Three aviation programmes - the Boeing KC-46A tanker, Lockheed Martin F-35A fighter and a next-generation bomber - have received firm and explicit backing from US Air Force leaders against sweeping new budget cuts.
"There is no question we face difficult choices, but with these priorities firmly in mind, we can still advance air force capabilities," said Secretary of the Air Force Michael Donley. He added military satellites to the list in a keynote speech at the Air Force Association's Air & Space conference in Washington, DC on 19 September.
But Donley's list of top priorities left at least four major programmes - involving new helicopters and trainers - in limbo, awaiting the USAF's next moves in either the acquisition or budget processes.
Neither Donley nor Gen Norton Schwartz, USAF chief of staff, rose to defend or even mention the service's commitment to these four programmes, for T-X advanced jet trainers, light attack trainers, utility helicopters under the common vertical lift support programme (CVLSP) and combat search and rescue (CSAR) helicopters.
But if competitors for these programmes were discouraged by the lack of support from the USAF's top leaders, it was not obvious in the exhibit hall.
The T-X programme to replace about 450 Northrop T-38C Talons received the most attention. BAE Systems announced teaming up with Northrop Grumman Technical Services, which has agreed to manufacture the Hawk 128/T2. The agreement leaves Alenia Aeronautica still without a US-based manufacturing partner for the T-100, the USAF version of the M-346.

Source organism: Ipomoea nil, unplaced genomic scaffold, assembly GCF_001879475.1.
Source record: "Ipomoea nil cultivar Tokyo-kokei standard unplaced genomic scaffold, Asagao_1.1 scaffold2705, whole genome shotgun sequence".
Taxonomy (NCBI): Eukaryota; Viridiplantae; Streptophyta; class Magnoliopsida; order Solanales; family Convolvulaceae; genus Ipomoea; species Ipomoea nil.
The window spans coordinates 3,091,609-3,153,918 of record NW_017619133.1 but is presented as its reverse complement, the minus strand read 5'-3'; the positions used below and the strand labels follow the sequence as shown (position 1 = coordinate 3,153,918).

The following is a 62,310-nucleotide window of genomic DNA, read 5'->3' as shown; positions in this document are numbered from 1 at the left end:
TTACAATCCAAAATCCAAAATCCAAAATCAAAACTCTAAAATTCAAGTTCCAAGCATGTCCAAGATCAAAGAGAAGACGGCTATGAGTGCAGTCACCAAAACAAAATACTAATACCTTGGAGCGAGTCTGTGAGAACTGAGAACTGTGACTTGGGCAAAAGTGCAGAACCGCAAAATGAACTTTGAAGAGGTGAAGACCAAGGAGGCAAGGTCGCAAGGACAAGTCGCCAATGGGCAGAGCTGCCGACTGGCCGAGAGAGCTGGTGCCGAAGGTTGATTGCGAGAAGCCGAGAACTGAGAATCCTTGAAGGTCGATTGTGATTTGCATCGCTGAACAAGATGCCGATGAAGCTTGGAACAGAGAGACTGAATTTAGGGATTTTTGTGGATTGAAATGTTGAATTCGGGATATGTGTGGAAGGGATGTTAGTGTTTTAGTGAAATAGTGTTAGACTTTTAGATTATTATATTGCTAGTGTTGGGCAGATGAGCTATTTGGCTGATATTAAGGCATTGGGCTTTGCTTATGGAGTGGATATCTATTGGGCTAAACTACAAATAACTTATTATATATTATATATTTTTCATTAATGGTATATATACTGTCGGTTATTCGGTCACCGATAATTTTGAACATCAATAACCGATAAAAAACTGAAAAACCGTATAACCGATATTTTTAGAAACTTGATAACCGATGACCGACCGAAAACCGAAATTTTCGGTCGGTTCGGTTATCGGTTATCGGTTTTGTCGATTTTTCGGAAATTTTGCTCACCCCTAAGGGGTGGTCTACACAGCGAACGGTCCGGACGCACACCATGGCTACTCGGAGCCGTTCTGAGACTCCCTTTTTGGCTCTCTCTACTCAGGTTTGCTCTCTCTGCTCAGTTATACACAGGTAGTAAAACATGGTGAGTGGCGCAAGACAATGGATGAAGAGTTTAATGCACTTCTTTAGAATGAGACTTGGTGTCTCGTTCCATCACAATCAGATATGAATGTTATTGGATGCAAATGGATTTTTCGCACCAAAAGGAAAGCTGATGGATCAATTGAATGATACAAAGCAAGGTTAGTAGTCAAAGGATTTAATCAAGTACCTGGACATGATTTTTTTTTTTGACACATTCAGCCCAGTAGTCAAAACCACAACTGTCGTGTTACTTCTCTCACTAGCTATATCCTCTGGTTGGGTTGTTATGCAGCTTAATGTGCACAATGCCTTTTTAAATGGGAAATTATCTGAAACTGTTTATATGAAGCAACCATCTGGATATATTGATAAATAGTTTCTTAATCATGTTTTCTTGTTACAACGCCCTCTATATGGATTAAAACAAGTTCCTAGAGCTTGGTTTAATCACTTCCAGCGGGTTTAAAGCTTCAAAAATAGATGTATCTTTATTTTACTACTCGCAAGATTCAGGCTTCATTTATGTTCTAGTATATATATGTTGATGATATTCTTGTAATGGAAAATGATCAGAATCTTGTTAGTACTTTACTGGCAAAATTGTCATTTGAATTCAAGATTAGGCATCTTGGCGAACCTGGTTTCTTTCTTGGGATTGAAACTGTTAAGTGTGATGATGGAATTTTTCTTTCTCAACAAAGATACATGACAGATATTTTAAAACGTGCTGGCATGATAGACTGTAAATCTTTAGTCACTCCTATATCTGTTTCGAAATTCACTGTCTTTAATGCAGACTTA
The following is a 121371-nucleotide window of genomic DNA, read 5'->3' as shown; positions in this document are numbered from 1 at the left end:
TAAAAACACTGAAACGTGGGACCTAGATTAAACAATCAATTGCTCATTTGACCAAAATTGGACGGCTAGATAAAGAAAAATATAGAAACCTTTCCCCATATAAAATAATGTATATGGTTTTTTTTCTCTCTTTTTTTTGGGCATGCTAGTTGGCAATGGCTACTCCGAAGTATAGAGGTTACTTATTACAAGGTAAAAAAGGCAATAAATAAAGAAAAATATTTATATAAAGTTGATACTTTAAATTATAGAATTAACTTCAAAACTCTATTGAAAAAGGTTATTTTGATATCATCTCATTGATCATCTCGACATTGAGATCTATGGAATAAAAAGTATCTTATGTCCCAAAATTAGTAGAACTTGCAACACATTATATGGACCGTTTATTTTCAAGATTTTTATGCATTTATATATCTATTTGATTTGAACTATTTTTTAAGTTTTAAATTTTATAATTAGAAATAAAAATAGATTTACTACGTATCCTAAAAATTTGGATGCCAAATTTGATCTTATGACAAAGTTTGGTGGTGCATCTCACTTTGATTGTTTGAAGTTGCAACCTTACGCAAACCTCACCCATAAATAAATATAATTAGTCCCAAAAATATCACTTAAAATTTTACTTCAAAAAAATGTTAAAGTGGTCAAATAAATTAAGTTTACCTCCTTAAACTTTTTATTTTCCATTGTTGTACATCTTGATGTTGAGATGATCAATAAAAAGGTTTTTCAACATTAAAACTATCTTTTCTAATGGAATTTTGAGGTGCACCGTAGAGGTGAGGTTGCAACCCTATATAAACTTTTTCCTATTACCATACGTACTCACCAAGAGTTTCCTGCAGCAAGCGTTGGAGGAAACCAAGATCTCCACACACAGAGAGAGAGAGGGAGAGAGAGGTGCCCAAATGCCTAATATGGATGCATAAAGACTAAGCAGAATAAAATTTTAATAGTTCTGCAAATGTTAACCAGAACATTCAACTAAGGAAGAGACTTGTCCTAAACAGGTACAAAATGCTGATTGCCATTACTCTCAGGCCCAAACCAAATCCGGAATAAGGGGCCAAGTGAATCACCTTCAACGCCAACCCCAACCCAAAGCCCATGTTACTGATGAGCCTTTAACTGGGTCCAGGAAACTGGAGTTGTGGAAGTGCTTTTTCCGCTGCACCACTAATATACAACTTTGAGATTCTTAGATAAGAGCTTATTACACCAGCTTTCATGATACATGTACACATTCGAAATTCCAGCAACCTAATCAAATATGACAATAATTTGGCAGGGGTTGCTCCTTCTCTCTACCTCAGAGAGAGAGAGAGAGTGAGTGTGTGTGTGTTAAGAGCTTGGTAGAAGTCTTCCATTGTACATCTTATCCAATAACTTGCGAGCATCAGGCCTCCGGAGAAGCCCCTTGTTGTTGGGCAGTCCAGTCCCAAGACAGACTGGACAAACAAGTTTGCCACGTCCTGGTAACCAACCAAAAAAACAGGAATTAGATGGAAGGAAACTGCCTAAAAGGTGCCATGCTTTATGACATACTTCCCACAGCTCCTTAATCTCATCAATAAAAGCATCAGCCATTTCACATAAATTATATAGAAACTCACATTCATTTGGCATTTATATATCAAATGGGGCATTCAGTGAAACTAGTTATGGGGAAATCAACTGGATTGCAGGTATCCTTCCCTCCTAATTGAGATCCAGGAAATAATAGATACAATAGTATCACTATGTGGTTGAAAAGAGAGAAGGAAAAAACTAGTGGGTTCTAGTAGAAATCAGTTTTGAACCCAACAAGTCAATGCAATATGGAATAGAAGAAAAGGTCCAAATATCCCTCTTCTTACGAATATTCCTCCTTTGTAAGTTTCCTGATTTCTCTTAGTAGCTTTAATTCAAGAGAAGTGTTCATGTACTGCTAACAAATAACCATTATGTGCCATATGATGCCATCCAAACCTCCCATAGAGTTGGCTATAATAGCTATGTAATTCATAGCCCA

"We have a lot of options," said John Young, chief executive of Alenia North America.
Boeing, meanwhile, unveiled a concept image for a V-tailed, all-new trainer to replace the T-38 after around 2020. Lockheed displayed a model of the T-50 Golden Eagle, which is manufactured by Korea Aerospace Industries.
The exhibition saw rotorcraft offerings from AgustaWestland, Bell Boeing, Bell Helicopter, Boeing, EADS North America and Sikorsky. But the status of the CVLSP draft request for proposals remains overdue, and the budget to launch the CSAR programme next year has yet to be clarified.
The contract award for the light air support contract, meanwhile, has been delayed again from September until November, having originally been scheduled in June.
The air force has received bids from the Embraer/Sierra Nevada A-29 Super Tucano and the Hawker Beechcraft/Lockheed AT-6. But a planned follow-on contract to buy light attack and armed reconnaissance trainers for the USAF is now in jeopardy. Both the House of Representatives and the Senate are considering proposals to eliminate funding for the programme.